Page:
First of all, Happy Halloween everyone. I think my costume this year will be a blogger!
For those that don’t know me, I’m Brent Stephens, an assistant professor in the Department of Civil, Architectural and Environmental Engineering at Illinois Institute of Technology in Chicago, IL. I call my research team the Built Environment Research Group and my teaching and research interests are primarily in characterizing energy and air quality in buildings. Some people would also call me a “building scientist,” and it’s that description that brought me to microBEnet. Since Fall 2012, my team and I have been working with Jeff Siegel at the University of Toronto on Jack Gilbert’s Sloan-funded Hospital Microbiome Project.
The Hospital Microbiome Project is huge in scope: nearly 13,000 microbial samples are being taken from a variety of surfaces in a brand new hospital pavilion at the University of Chicago. Fortunately, microbial sampling began about a month before the hospital actually opened up to patients, and has continued for nearly a year since then (we’re about 9 months into the project). This allows Jack’s team to tracking how microbial communities evolve over time in a critical hospital environment as patients occupy the space. Microbial samples are being taken within 10 patient rooms in this new hospital (5 on one floor and 5 on another) from both patient bodies and surfaces such as floors, bed rails, faucet handles, as well as surfaces such as computer mice, chairs, and countertops at a central nurse’s station on each floor.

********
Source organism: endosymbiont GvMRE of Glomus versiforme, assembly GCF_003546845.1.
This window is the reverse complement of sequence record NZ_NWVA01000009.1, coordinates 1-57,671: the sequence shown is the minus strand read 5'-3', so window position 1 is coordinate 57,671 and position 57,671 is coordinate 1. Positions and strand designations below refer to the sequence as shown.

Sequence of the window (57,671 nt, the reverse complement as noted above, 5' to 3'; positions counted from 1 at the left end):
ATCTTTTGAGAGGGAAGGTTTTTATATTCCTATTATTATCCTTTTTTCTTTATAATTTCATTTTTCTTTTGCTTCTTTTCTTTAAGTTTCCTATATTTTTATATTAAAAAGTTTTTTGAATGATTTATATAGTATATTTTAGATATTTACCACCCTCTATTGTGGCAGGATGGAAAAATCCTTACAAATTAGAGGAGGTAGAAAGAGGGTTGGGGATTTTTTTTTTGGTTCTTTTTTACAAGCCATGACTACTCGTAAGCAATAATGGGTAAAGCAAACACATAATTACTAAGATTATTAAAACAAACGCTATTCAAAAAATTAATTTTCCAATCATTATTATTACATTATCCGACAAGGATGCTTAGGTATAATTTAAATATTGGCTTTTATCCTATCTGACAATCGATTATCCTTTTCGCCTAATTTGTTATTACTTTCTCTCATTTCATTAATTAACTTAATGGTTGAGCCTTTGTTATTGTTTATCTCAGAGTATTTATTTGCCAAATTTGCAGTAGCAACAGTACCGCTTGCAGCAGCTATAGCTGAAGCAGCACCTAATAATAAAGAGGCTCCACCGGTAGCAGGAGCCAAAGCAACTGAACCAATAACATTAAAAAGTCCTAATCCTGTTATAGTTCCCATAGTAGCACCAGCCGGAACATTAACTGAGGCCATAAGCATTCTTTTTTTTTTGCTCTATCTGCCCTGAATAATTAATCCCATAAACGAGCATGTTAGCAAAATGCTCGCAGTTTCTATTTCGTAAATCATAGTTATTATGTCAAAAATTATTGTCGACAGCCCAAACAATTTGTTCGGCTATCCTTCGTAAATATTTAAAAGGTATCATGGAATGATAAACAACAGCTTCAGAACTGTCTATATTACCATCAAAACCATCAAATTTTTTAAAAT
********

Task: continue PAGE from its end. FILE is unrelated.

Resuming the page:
This all sounds like an amazing study (and it is), but where do we fit in as building scientists??
Well, we’re there in the new hospital too. But instead of roving around the hospital taking swabs, we snuck in just before the hospital opened and installed a variety of sensors to track a wealth of building environmental and operational data over the course of the project. As Elizabeth Glass and coauthors recently described, there are a number of factors that can influence microbial abundance and diversity in buildings, including human occupancy, temperature, and relative humidity. Airflow is another important factor, including whether rooms are pressurized or depressurized relative to adjacent spaces and outdoor air ventilation rates. Higher ventilation rates can dilute concentrations of indoor-generated bioaerosols, which may in turn impact the amount deposited onto surfaces. Many buildings (including this hospital) will vary ventilation rates depending on outdoor temperature by using a mechanical control system called an economizer. So we’re doing our best to measure these variables in the hospital. Hopefully at the end of the project, we’ll have a robust, long-term data set of building environmental and operational parameters that we can use to explore correlations with microbial abundance and/or diversity in the hospital. Many of these parameters are listed in the Built Environment minimal metadata package led by Elizabeth Glass and Lynn Schriml.